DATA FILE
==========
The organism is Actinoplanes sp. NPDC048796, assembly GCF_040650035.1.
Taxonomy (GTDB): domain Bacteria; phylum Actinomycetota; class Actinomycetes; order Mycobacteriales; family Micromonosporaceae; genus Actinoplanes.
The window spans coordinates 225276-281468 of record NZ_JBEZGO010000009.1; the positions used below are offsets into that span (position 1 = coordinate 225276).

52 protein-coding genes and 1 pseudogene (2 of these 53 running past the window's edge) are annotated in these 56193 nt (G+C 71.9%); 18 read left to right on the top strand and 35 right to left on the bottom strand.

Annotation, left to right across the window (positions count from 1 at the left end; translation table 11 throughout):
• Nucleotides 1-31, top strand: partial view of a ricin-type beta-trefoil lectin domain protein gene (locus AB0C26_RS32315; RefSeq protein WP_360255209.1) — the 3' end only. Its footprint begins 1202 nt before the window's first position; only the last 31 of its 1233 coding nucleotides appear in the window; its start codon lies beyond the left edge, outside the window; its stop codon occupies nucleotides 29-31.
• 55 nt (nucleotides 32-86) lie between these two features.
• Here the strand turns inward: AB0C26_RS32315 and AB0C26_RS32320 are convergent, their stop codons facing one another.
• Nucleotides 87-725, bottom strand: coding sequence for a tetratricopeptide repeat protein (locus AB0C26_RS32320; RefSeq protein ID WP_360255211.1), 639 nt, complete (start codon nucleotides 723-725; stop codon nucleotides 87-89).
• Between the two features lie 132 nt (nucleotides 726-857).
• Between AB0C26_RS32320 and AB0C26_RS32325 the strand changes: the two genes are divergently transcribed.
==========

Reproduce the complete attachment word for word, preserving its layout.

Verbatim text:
The organism is Actinoplanes sp. NPDC048796, assembly GCF_040650035.1.
Taxonomy (GTDB): domain Bacteria; phylum Actinomycetota; class Actinomycetes; order Mycobacteriales; family Micromonosporaceae; genus Actinoplanes.
The window spans coordinates 225276-281468 of record NZ_JBEZGO010000009.1; the positions used below are offsets into that span (position 1 = coordinate 225276).

52 protein-coding genes and 1 pseudogene (2 of these 53 running past the window's edge) are annotated in these 56193 nt (G+C 71.9%); 18 read left to right on the top strand and 35 right to left on the bottom strand.

Annotation, left to right across the window (positions count from 1 at the left end; translation table 11 throughout):
• Nucleotides 1-31, top strand: partial view of a ricin-type beta-trefoil lectin domain protein gene (locus AB0C26_RS32315; RefSeq protein WP_360255209.1) — the 3' end only. Its footprint begins 1202 nt before the window's first position; only the last 31 of its 1233 coding nucleotides appear in the window; its start codon lies beyond the left edge, outside the window; its stop codon occupies nucleotides 29-31.
• 55 nt (nucleotides 32-86) lie between these two features.
• Here the strand turns inward: AB0C26_RS32315 and AB0C26_RS32320 are convergent, their stop codons facing one another.
• Nucleotides 87-725, bottom strand: coding sequence for a tetratricopeptide repeat protein (locus AB0C26_RS32320; RefSeq protein ID WP_360255211.1), 639 nt, complete (start codon nucleotides 723-725; stop codon nucleotides 87-89).
• Between the two features lie 132 nt (nucleotides 726-857).
• Between AB0C26_RS32320 and AB0C26_RS32325 the strand changes: the two genes are divergently transcribed.